Police add, “Due to safety concerns for both law enforcement and the public, it is not always safe to issue a ticket at the time of the alleged offence. Tickets can be issued in the hours or days after an infraction occurs, based on evidence obtained at the time of the incident”.
Given the impacts to traffic, officers worked to keep roadways as orderly as possible and to ensure participants dispersed appropriately throughout the day. As with any demonstration, all citizens have the right to a safe environment”.
Amnesty International Deeply Troubled
Amnesty International has been following with great concern the developments relating to the “Freedom Convoy” blockade in Ottawa.
“Amnesty International Canada is deeply troubled by the reports of violence, harassment, intimidation, and hate speech which have surfaced since January 29th,” said Amnesty International Canada Secretary General Ketty Nivyabandi.
“Nazi flags, Confederate flags, and other symbols of racism and hate exhibited have no room in peaceful protests. Equally concerning is the affiliation of some of the Convoy organizers with overtly racist, white supremacist groups.”
The failure of law enforcement agencies to respond swiftly and appropriately to reports of violence and harassment demands a prompt, thorough, and impartial public inquiry. The inquiry must also address instances of interference with residents’ rights to public health and social services delivery, as well as the harassment of healthcare workers, reporters, people living with disabilities, and racialized and other marginalized persons.
“Authorities hold an equal international obligation to protect people from violence and harassment, and to respect the rights of all protesters to peaceful assembly and expression of their views. Violence and harassment however are not part of exercising the right to freedom of peaceful assembly. Amnesty International calls on authorities to take immediate and appropriate action to facilitate peaceful protests, while investigating and holding those perpetrating violence or inciting hate to account,” added Nivyabandi.
Throughout the demonstrations, racialized workers and residents have reported being singled out for abuse. Over 400 hate messages are under investigation by the Ottawa Police. Frontline services have expressed concern about the impact of the ongoing demonstration on their ability to provide to already vulnerable clients. People with disabilities have reported disruptions and delays in receiving supportive care, given ongoing street blockages by demonstrators. Journalists experienced threats and harassment, both online and while reporting from the demonstration zone. Until a recent court injunction, residents were subjected to almost continuous high-decibel noise levels, including honking, air horns, train whistles, street parties and fireworks since the demonstration began at the end of January.
The Federation of Sovereign Indigenous Nations, Algonquins of Pikwakanagan, the Algonquin Anishinabeg Nation Tribal Council, and Kitigan Zibi Anishinabeg have also expressed concerns about the misuse and appropriation of sacred, traditional objects and ceremonies.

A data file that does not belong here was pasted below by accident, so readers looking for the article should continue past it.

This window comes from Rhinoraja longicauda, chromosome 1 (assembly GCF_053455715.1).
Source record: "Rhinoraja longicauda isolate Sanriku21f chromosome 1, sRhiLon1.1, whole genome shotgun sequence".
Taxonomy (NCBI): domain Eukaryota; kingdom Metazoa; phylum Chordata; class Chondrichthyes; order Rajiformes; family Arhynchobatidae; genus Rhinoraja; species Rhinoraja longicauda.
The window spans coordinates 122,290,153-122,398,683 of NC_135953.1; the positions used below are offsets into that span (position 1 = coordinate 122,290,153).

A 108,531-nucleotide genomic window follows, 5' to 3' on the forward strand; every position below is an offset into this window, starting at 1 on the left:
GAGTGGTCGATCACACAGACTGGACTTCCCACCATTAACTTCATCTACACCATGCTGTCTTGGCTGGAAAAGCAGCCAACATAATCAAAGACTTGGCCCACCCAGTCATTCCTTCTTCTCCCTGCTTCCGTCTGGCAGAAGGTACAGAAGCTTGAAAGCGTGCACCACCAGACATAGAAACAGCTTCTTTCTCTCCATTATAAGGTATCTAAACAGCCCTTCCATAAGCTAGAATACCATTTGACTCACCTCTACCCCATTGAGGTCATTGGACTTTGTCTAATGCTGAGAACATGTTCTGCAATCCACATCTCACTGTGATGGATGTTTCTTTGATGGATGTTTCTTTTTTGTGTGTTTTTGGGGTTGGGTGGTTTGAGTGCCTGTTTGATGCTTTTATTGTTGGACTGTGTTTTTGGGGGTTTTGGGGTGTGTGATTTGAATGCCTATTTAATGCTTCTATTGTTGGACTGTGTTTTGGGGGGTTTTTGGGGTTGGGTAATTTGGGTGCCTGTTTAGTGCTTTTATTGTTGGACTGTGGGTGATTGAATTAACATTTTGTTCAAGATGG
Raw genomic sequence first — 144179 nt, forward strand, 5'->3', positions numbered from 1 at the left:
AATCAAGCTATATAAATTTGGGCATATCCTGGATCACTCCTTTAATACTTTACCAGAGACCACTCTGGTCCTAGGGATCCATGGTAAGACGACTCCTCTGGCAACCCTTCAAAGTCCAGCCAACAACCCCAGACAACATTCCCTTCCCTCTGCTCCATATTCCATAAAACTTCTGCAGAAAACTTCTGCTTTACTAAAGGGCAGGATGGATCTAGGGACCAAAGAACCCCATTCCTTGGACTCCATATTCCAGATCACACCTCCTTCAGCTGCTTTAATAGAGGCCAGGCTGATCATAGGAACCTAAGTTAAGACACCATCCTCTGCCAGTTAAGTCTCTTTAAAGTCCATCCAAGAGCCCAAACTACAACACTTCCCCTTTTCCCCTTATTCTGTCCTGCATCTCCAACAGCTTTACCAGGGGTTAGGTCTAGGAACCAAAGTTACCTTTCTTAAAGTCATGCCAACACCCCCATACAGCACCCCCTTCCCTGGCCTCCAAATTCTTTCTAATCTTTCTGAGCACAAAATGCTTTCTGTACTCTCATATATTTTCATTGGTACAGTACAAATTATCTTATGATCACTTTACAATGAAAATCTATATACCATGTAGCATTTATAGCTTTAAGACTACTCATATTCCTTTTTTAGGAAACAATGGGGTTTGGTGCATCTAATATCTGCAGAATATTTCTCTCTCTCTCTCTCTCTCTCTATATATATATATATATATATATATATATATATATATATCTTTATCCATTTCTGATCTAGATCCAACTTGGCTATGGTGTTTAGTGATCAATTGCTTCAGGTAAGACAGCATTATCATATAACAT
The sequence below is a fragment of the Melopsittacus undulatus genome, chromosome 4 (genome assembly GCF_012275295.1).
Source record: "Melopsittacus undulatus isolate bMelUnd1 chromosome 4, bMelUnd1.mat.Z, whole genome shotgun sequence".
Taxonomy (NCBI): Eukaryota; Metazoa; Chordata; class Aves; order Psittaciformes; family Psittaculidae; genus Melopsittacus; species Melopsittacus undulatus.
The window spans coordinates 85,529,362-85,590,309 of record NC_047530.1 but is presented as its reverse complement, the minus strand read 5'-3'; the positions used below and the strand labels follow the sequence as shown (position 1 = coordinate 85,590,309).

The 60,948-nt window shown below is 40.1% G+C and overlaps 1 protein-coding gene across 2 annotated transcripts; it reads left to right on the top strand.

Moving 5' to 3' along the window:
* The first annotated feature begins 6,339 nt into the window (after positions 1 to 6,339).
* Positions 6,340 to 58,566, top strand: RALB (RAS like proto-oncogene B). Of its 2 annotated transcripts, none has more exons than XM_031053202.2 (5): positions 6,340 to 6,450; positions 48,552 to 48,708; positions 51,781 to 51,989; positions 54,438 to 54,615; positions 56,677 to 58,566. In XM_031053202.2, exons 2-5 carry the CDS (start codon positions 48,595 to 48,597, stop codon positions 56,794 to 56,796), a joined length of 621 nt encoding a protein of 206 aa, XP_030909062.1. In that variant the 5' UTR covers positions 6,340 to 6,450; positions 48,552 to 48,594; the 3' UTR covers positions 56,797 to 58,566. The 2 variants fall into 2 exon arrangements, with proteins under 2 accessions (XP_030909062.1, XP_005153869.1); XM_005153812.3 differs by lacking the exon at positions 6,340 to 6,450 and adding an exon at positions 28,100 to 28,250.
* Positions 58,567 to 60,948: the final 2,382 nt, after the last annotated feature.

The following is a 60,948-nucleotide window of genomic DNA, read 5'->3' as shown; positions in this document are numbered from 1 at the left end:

Further, Amnesty International Canada notes with great concern the permissive response afforded by the Ottawa Police to a largely white-dominant protest group. This response is in sharp contrast with how law enforcement authorities have mistreated Indigenous and racialized protesters in the past.
“Amnesty International Canada expresses solidarity with the frontline organizations, including homeless and women’s shelters whose operations have been impacted by these protests, as well as 2SLGBTQI+ and racialized communities – particularly Jewish, Muslim, Black and Indigenous communities – who have been targeted by hate propaganda,” said Nivyabandi.
Further Background on Freedom of Peaceful Assembly
Peaceful protests are a fundamental part of a vibrant society. The right to freedom of peaceful assembly is a vital means of political engagement, with a long history of being a valid and effective means of bringing issues and grievances to light. Facilitating and protecting the right to freedom of assembly contributes to the protection of other human rights, including freedom of expression.
The right to hold assemblies and demonstrations on public roads has been consistently upheld by regional and international human rights bodies, which have established that urban space is not only an area for circulation but also a space for participation.
The UN Special Rapporteur on Freedom of Peaceful Assembly and Association has affirmed that “the free flow of traffic should not automatically take precedence over freedom of peaceful assembly.” However, these rights are not unlimited. They can be restricted in order to protect the rights of others, public order and public health.
The UN Human Rights Committee has said that “an assembly that remains peaceful but which nevertheless causes a high level of disruption, such as the extended blocking of traffic, may be dispersed, as a rule, only if the disruption is ‘serious and sustained’.” In any case, the onus is on the authorities to justify any restrictions.
Under international human rights law, states also have the obligation to prohibit and eliminate racial discrimination, including in the enjoyment of the right to security of the person and protection by the State against violence. The UN Human Rights Committee clearly stated that “… peaceful assemblies may not be used for propaganda for war (…) or advocacy of national, racial or religious hatred that constitutes incitement to discrimination, hostility or violence (…). As far as possible, action should be taken in such cases against the individual perpetrators, rather than against the assembly as a whole.”